Back in the days when I was working at The Missourian, I’d cover some night event, maybe a meeting or sporting event, then I’d go to my home basement darkroom to process the film and print the photos. Since I’d rather stay up late than get up early, I’d drive the pictures over to the office that night.
If I wasn’t sleepy, I’d sit in the office doing my homework or listening to one of the three police, fire and highway patrol radios mounted on a column in the newsroom. Every hour, I’d jump when the West Union clock on the wall reset itself to the absolutely correct time with a jarring CLUNK!.
If I got bored doing that, I’d hop in the car and cruise the back streets and alleys, listening to police calls through a Tompkins Tunaverter, a little gray box that converted the car’s AM radio into a VHF FM monitor. Cape’s a town that goes to sleep early, so it was like it belonged to me.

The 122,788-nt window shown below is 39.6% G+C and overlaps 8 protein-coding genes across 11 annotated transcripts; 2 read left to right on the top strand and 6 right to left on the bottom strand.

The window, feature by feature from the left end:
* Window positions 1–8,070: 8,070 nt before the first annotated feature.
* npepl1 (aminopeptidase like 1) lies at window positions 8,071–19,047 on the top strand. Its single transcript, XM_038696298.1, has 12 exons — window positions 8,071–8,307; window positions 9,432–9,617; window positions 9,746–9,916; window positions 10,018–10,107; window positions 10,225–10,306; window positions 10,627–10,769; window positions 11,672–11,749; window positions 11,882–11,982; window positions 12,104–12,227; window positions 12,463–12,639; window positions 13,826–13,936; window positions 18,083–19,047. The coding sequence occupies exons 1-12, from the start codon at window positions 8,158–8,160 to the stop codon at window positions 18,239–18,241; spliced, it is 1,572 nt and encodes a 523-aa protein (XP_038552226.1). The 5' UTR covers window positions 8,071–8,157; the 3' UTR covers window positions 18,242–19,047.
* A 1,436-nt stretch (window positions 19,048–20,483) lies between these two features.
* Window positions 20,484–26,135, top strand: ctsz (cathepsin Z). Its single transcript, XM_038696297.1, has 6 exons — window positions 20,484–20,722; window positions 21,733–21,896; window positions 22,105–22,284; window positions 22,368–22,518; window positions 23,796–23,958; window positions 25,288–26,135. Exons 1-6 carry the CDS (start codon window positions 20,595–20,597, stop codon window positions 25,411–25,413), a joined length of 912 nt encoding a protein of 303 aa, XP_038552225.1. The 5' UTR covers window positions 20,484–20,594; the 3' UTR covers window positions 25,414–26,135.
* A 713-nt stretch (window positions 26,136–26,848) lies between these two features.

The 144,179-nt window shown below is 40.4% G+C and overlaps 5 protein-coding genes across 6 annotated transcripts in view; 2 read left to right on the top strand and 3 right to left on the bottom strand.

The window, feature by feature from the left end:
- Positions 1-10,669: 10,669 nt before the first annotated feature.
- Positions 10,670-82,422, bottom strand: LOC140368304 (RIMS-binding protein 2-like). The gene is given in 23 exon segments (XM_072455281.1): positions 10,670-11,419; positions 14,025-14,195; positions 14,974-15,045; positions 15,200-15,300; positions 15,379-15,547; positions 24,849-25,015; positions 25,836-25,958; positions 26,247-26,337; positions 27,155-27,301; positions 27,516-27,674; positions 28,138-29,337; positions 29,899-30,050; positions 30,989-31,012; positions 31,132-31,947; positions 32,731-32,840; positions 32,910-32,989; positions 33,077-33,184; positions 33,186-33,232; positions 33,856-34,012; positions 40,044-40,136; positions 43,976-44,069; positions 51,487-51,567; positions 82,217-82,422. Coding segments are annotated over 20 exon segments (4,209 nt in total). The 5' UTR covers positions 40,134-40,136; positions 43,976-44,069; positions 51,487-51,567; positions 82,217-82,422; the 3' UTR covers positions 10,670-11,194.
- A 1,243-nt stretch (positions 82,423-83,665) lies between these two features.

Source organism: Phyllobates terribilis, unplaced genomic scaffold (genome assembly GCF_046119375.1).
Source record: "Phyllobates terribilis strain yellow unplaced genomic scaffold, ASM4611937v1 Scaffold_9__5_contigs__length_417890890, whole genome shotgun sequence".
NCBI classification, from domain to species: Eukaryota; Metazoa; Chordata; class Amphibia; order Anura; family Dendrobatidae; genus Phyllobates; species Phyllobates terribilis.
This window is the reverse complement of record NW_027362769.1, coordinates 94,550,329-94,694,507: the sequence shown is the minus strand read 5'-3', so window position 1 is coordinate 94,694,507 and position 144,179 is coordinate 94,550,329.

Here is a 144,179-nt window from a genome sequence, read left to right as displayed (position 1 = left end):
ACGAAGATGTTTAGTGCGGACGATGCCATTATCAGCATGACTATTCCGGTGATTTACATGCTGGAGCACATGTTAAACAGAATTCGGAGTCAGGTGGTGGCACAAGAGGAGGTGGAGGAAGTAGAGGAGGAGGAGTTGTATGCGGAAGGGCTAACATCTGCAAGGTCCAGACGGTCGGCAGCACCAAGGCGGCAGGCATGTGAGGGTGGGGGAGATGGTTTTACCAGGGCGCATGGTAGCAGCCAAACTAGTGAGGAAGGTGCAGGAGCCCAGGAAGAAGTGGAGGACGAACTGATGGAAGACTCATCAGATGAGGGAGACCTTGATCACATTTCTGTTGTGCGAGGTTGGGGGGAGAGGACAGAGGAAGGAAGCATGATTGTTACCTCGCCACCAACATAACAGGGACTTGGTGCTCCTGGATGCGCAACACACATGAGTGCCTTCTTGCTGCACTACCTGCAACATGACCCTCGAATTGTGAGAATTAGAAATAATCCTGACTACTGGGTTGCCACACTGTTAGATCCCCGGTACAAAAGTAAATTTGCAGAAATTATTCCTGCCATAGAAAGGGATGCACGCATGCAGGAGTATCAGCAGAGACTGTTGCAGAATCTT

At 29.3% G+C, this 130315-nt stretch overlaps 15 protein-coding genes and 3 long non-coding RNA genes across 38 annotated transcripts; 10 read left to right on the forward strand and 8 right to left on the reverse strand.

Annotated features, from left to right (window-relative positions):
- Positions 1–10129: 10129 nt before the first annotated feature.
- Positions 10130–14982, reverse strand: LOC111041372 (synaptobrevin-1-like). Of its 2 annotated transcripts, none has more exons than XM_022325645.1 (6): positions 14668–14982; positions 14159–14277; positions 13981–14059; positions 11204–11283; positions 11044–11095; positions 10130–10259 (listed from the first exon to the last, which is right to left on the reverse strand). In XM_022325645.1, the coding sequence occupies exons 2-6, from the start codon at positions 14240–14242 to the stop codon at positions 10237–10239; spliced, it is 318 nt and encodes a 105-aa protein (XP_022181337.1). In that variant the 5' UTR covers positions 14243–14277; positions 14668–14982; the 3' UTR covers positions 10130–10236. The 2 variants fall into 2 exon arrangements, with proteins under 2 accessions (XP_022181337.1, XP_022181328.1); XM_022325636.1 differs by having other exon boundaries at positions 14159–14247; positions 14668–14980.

I love biking after dark
To this day, I love riding my bike after dark. In the early evening, you can nod and speak to folks walking their dogs or pushing baby strollers. You can smell what’s cooking for dinner. If there is a flickering light coming from a dark room, you know they are watching TV, because a computer screen emits a steady glow.
From behind, I’m lit up like a Christmas tree; in front, there’s a generator-powered headlight cutting through the blackness. If I look down, I can see in the backsplatter of the light my sweat-glowing legs pistoning up and down, driving the chain with a snicccck, sniccck, sniccck sound.
Like Robert Frost, I, too, have been acquainted with the night.